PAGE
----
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Inside Hyundai’s $7.4 Billion U.S. Investment: Electric Vehicles And Hydrogen Stations

Hyundai Motor Group plans to invest $7.4 billion in the U.S. over the next four years to make electric vehicles and expand hydrogen refueling stations, among others, in line with billionaire heir-apparent Euisun Chung’s green-car ambitions.

Hyundai, South Korea’s second-biggest conglomerate by revenue, announced last week it would spend some of that money to manufacture EVs and improve production facilities. An EV plant will start production next year in the U.S., the announcement added.

Investments in the U.S. will help the Korean automaker compete, says Chris Robinson, senior analyst with research firm Lux Research. “Governments are increasingly focused on not only promoting greater adoption of electric vehicles, but also putting in place policies which promote local electric vehicle production,” Robinson says. “Hyundai’s investment will put it in a much stronger competitive position in the U.S.”

Localized production helps cut shipping costs, especially for EV batteries that can be bulky and pose safety risks during shipping, says Sam Abuelsamid, principal research analyst with Guidehouse Insights. Cell production capacity is rising in the U.S., he adds.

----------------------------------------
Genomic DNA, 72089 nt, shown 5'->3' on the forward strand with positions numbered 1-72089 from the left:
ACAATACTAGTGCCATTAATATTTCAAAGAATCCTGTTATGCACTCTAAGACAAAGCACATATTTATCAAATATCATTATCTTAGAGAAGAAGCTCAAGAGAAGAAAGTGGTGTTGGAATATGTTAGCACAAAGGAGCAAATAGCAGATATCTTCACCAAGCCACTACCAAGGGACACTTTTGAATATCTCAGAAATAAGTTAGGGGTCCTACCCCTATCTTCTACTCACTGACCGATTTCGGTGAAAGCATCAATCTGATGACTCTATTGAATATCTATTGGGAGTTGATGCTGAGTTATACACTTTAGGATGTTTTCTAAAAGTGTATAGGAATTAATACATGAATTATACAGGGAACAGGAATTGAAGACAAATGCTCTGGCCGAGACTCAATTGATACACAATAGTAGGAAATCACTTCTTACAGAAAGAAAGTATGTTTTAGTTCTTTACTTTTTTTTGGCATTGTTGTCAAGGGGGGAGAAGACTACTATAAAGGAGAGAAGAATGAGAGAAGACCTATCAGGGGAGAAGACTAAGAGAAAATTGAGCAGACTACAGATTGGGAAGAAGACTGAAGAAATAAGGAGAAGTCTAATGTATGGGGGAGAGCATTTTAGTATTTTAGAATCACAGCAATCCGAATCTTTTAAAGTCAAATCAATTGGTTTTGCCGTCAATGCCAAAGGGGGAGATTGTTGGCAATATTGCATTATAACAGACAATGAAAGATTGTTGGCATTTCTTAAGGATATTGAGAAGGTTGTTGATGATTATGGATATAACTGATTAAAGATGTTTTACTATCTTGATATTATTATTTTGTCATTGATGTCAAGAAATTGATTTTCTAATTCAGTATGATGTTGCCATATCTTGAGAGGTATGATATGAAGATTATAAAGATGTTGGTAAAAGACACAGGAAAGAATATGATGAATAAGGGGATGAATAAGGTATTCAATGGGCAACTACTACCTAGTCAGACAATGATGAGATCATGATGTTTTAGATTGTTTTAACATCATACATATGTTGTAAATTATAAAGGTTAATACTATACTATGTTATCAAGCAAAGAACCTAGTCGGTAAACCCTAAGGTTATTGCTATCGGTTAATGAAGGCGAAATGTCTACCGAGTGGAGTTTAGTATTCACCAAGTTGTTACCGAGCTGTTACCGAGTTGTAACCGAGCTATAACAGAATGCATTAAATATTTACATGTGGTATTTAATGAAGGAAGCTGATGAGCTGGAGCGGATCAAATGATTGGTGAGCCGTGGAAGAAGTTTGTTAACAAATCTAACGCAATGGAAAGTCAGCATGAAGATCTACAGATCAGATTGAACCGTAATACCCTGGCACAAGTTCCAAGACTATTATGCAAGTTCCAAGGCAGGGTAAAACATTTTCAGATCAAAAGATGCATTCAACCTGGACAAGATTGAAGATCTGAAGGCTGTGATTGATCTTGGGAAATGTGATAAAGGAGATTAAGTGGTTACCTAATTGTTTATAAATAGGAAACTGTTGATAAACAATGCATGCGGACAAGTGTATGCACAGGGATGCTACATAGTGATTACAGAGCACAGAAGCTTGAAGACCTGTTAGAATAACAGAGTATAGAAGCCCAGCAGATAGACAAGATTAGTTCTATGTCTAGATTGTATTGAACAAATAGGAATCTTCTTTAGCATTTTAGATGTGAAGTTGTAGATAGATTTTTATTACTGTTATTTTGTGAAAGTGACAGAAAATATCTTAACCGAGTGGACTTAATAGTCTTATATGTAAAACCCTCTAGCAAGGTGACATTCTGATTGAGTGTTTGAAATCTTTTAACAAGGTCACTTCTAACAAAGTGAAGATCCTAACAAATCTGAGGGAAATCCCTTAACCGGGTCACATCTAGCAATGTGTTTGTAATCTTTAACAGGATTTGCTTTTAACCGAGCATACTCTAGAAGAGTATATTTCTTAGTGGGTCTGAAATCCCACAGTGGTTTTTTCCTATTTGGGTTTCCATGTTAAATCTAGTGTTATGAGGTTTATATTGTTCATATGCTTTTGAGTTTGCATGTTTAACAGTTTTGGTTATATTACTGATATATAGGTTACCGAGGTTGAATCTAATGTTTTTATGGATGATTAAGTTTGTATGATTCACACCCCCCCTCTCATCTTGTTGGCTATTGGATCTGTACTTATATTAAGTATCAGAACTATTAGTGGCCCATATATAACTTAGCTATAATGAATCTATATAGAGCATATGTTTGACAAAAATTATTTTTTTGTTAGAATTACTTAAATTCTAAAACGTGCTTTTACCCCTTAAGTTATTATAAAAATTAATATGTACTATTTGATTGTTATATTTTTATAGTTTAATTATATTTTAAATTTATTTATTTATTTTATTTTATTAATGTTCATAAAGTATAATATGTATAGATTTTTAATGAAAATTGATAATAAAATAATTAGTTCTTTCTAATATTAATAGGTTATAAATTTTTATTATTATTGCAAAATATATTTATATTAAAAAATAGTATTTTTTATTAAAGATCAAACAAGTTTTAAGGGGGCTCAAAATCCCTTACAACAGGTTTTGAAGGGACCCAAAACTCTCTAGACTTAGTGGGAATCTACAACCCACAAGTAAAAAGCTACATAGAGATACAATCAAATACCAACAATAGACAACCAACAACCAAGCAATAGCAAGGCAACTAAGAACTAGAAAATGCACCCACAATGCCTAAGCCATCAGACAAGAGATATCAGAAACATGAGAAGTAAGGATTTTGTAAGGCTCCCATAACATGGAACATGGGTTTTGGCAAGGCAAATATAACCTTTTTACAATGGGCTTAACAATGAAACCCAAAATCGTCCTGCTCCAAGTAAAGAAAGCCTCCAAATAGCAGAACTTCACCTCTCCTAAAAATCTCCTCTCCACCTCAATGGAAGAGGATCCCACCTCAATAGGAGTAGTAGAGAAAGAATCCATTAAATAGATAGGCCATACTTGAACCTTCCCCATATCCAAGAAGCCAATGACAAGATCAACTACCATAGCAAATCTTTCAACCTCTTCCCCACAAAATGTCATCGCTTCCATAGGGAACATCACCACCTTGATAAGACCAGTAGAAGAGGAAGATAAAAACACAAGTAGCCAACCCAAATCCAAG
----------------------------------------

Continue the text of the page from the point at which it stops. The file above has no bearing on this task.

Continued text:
“Localizing production as volumes increase helps to reduce the risk of supply chain disruptions,” Abuelsamid says. “Every industry has recognized the need for more supply chain resilience over the past year.”


Hyundai’s biggest challenge with EVs remains the supply of batteries, he adds. Abuelsamid says Hyundai must now limit how many EVs it can sell in various markets because of the number of cells it can get from suppliers.

More on Forbes: As Hyundai Races Toward Electric Vehicles, Hydrogen-Powered Cars Take A Backseat

Hydrogen is another area of focus for Hyundai. Chung said in 2019 that he envisions a “hydrogen society” around the world. The $7.4 billion announcement says Hyundai is “committed to advancing the hydrogen ecosystem in the U.S.” Last year, Hyundai signed a memorandum of understanding with the U.S. Department of Energy on hydrogen fuel-cell technology. That tie-up would include installation of a hydrogen refueling station.

In December 2018, Chung announced the Hyundai group and its suppliers will invest 7.6 trillion won ($6.5 billion) in hydrogen R&D and facility expansion by 2030. Hyundai’s push into hydrogen is also supported by the Korean president Moon Jae-in. The Moon administration has been pushing to phase out fossil fuels and nuclear power for more clean energy sources like hydrogen.

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